ASPPH logo


Member Research & Reports

Member Research & Reports

UAB: New Software Makes Educational Materials More Accessible in Developing Nations

Education and training programs on the African continent have two recurring challenges: lack of textbooks or educational resources and lack of internet. The University of Alabama at Birmingham Sparkman Center for Global Health partnered with developers in Zambia and Ethiopia to develop a software solution, SparkEd, in response to these challenges.

“We looked for alternative solutions to provide educational resources for students in these two countries, but found they were not effective,” said Dr. Craig Wilson, professor and interim chair of the Department of Environmental Health Sciences in the University of Alabama School of Public Health. “Our students even collected textbooks to take to Africa, but they were both heavy and expensive to transport. We began looking for alternative modes of delivery. The new software is cost-effective and practical in delivering educational materials to an area with limited resources, like Zambia and Ethiopia, and potentially parts of rural Alabama.”

[Photo: Dr. Craig Wilson]

Dr. Wilson started working with the University of Zambia in 2007, focusing on e-learning and the eGranary approach, which led to his collaboration with Ethiopia’s Addis Ababa University (AAU) in 2013. Together, they identified similar approaches to installing software and hardware, addressing the need to deliver basic science education. The e-learning and videoconferencing solution, developed in Birmingham, delivered educational materials to multiple new medical schools in Ethiopia that lacked instructors. The installations also addressed a mandated increase intake of 275 students at AAU without an increase in teaching facilities and faculty.

In 2015, extensive discussions with the eGranary developer led to the pursuit of a different delivery software that would allow loading of local content and textbooks, and could be organized around specific curriculum and programs. Working models of the software were initially developed by the Hacker’s Guild, a group of Zambian programmers supported by the UAB Sparkman Center. The programmers were sent to Ethiopia in early 2016 to train Ethiopian programmers at SupEd. The software was used by the Hacker’s Guild to deliver a program for nurse anesthetists in Kenya starting in late 2016. The software was developed so it could also be used on any hardware platform — including tablets — that could connect to local servers using Wi-Fi, and thus an intranet could be used independently.  The software will be released initially as an open-source resource to allow for rapid dissemination and use for development of local resources.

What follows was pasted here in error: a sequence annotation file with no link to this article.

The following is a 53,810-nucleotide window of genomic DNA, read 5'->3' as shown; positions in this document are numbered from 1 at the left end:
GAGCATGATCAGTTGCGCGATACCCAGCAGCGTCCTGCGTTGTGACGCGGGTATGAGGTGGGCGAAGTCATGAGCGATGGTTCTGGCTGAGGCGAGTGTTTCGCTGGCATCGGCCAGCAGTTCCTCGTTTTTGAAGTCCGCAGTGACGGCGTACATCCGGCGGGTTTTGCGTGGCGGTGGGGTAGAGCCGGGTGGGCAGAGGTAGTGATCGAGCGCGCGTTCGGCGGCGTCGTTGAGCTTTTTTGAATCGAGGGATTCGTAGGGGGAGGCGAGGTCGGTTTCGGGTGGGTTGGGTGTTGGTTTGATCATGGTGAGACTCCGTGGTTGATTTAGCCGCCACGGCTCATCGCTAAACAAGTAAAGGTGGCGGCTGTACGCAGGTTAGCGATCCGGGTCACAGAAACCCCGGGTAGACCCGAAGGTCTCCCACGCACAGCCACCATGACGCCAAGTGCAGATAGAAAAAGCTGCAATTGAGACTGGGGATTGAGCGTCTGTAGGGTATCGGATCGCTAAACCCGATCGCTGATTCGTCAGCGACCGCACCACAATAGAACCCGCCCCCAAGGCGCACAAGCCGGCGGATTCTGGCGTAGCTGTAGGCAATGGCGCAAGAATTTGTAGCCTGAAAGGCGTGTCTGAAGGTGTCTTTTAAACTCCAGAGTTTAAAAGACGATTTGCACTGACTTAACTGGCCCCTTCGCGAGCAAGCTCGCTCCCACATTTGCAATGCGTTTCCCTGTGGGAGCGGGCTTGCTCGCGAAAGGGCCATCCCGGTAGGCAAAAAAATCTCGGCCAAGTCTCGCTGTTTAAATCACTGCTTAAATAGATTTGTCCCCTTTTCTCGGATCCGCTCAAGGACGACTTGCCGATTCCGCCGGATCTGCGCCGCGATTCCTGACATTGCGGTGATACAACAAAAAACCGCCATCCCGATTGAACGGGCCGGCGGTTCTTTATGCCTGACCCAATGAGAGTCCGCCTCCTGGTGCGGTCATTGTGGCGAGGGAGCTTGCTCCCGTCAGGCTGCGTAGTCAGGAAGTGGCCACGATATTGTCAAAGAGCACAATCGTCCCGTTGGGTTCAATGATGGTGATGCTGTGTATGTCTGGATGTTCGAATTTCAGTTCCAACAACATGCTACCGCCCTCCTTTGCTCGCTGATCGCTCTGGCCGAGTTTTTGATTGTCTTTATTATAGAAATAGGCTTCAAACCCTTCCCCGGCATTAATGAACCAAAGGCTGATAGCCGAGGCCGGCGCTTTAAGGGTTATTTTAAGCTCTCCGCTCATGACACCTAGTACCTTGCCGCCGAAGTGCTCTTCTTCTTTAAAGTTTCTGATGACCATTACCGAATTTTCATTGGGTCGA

The software is designed for easily organizing and delivering any educational content in an internet-like format for use in areas with no, poor or expensive internet connectivity. Grade-specific content is delivered on individual tablets, and the supplementary materials are available on local servers at the schools. Servers can be updated with SIM card connections, thus circumventing the need for internet. Medical and veterinary training programs are being developed for basic science education, which could be disseminated globally.

“Interest in the use of this software has been expressed for educational programs at many levels in other African countries where it has been demonstrated,” Dr. Wilson said. “Science, technology, engineering and math education programs in Birmingham and after-school programs in the Black Belt could benefit from the software, and efforts are in place to begin deployment of programs locally.”

Full article